ABSTRACT: The Kurdistan Workers Party (PKK) operates under the names of the Democratic Union Party and the People’s Protection Units in Syria. The PKK is registered as a terrorist group by most Western governments, the European Union and Turkey, where it originated as a separatist organization. Nonetheless, the YPG has been the partner of the United States-led coalition in Syria against the ISIS. The strengthening of the YPG/PKK and its political messaging has brought in a flow of western foreign fighters. Some of these fighters are now returning to their homelands with indications that they are bringing security problems with them.
Article published in Insight Turkey.
Talal Silo was the leader of an ethnic Turkoman unit within the Syrian Democratic Forces (SDF), the ground partner in Syria of the American-led international coalition against the Islamic State (IS). Having defected recently, Tilo has now given an interview about his experiences, the nature of the SDF, and the SDF’s links to the Bashar al-Asad regime and its supporters, Russia and Iran. Continue reading
At the end of May, Christoph Reuter, a journalist with Der Spiegel, embedded with the Syrian Democratic Forces (SDF) as it made its way, supported by the U.S.-led Coalition, toward Raqqa city, the Syrian “capital” of the Islamic State’s (IS) caliphate. Reuter’s report provides snapshots of a number of important—and worrying—dynamics at play that have made the U.S. decision to back the SDF to liberate Raqqa so worrying over the long-term, even on its own terms as a means of sustainably defeating IS. Continue reading
Originally published at The Henry Jackson Society
The Kurdistan Freedom Falcons (TAK) issued a threat against Turkey on Tuesday, at the very moment the U.S.-led Coalition was announcing the commencement of the operation to evict the Islamic State (IS) from its Syrian capital, Raqqa, in alliance with the TAK’s mother organization, the Kurdistan Workers’ Party (PKK). This underlines some of the challenges confronting the Coalition as a result of a half-decade of short-sighted counter-terrorism policy in Syria and a regional posture that tilted away from traditional allies. Continue reading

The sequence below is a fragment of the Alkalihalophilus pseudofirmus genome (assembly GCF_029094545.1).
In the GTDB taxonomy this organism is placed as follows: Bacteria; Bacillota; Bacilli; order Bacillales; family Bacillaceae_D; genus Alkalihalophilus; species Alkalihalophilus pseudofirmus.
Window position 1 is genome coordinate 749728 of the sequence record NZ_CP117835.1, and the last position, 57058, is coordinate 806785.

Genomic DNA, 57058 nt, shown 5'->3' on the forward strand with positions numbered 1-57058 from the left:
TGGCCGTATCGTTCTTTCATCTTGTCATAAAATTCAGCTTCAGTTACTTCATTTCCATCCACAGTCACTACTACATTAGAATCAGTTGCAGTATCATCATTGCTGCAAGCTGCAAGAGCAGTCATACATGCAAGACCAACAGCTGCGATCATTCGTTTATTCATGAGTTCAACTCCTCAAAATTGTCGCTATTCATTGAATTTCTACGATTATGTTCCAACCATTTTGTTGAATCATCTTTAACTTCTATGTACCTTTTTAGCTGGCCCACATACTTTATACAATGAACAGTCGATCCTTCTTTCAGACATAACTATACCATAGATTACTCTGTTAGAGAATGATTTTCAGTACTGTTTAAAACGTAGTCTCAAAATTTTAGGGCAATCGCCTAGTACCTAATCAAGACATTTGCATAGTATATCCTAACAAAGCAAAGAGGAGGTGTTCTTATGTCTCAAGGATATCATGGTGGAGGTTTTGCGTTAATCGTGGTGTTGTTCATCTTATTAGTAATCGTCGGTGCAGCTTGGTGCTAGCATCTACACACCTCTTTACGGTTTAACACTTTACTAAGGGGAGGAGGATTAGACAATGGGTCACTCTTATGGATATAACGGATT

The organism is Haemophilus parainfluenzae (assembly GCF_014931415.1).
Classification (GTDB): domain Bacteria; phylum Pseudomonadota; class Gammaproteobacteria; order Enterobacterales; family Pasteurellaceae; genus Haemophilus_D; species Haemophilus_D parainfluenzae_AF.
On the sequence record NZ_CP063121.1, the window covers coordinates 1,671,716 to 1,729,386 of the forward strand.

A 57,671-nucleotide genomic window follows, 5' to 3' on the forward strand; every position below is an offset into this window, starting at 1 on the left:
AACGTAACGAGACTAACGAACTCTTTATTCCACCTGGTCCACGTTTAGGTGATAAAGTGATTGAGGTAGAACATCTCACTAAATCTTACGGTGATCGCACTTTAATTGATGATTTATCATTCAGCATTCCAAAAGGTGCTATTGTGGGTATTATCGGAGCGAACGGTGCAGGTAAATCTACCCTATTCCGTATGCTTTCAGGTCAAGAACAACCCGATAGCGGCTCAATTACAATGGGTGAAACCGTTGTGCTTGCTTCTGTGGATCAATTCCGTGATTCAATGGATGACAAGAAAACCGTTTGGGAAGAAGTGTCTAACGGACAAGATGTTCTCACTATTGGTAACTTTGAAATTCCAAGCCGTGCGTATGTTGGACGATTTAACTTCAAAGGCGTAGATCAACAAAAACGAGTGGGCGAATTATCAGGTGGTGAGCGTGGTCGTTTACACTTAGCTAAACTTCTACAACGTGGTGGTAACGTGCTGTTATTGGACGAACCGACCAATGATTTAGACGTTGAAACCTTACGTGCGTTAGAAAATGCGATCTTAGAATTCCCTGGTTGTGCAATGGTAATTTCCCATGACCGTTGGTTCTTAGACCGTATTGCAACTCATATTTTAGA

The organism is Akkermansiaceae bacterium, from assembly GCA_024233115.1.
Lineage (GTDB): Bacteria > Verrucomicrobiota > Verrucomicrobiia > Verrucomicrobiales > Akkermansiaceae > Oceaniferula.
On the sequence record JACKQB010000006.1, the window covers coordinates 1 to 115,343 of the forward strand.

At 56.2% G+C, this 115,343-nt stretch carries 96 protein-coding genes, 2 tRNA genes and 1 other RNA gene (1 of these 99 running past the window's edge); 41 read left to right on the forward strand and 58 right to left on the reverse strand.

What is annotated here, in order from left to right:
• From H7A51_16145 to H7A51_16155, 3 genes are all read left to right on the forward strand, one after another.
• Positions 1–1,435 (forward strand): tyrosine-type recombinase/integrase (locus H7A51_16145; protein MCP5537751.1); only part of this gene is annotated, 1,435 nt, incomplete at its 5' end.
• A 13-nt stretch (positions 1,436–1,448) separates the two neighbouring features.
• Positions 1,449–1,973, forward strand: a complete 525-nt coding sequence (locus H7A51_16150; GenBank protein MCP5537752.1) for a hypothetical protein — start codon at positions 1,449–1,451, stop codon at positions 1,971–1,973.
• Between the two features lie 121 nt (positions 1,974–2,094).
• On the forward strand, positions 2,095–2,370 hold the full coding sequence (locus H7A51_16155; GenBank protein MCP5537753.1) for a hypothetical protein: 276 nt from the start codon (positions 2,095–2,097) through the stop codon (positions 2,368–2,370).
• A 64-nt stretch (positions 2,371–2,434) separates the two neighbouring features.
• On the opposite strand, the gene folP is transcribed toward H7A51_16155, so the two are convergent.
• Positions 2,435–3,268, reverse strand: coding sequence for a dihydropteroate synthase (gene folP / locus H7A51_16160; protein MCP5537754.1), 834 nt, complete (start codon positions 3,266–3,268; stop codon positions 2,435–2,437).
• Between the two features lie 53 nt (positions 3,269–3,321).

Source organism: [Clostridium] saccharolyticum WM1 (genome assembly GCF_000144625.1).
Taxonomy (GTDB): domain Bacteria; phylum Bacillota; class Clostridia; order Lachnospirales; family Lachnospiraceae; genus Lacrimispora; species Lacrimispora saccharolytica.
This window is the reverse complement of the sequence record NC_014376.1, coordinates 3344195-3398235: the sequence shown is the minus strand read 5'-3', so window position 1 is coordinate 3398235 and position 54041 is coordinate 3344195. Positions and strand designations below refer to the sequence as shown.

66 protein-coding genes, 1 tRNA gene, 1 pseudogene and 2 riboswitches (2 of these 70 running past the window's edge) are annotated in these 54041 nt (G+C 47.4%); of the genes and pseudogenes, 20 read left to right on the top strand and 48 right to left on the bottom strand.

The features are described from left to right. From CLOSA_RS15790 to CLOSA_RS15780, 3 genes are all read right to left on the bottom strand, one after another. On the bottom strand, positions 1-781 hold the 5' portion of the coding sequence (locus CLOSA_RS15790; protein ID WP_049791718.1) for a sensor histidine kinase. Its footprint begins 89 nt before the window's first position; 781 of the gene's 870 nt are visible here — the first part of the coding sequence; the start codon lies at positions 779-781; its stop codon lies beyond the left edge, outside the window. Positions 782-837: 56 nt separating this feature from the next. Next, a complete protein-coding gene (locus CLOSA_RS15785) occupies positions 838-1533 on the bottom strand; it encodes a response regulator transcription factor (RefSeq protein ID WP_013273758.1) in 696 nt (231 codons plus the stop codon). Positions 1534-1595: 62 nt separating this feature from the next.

The Kurdistan Workers’ Party (PKK) controls areas of northern Syria, operating under the name of the Democratic Union Party or PYD (its political wing) and the People’s Protection Units or YPG (its military wing). On Tuesday, President Donald Trump approved plans to arm the YPG directly, abandoning a fiction that the U.S. was only arming the Arab parts of an ostensible coalition, the Syrian Democratic Forces (SDF), which is in fact controlled by the YPG/PKK. This is in preparation for the U.S. backing the “SDF” to liberate Raqqa City, the Syrian capital of the Islamic State’s (IS) caliphate. Leaving aside the geopolitical implications of the U.S. decision for NATO and regional order, and putting aside, too, the likelihood that this decision will defeat its own purposes and give IS a new lease on life, there is a purely humanitarian dimension that deserves more attention. In March the PYD effectively legalized its one-party state in northern Syria and escalated its already-severe persecution of the Kurdish opposition. That crackdown has continued. Continue reading
The United States has tried to engage in Syria almost solely in a counter-terrorism capacity, against Daesh (IS) and—in a recently-escalating campaign—against al Qaeda. The narrowness of the focus on jihadist terrorists led to the US disregarding wider political dynamics in the war in Syria—and to a degree in Iraq, too—and partnering with forces that over the long term will undo even this narrow mission.
The announcement yesterday that President Donald Trump will now arm the Kurdish People’s Protection Units (YPG) to expel Daesh from its Syrian capital, Raqqa, is the end-point of this policy, setting up a very dangerous medium- and long-term situation that will redound to the benefit of terrorists. Continue reading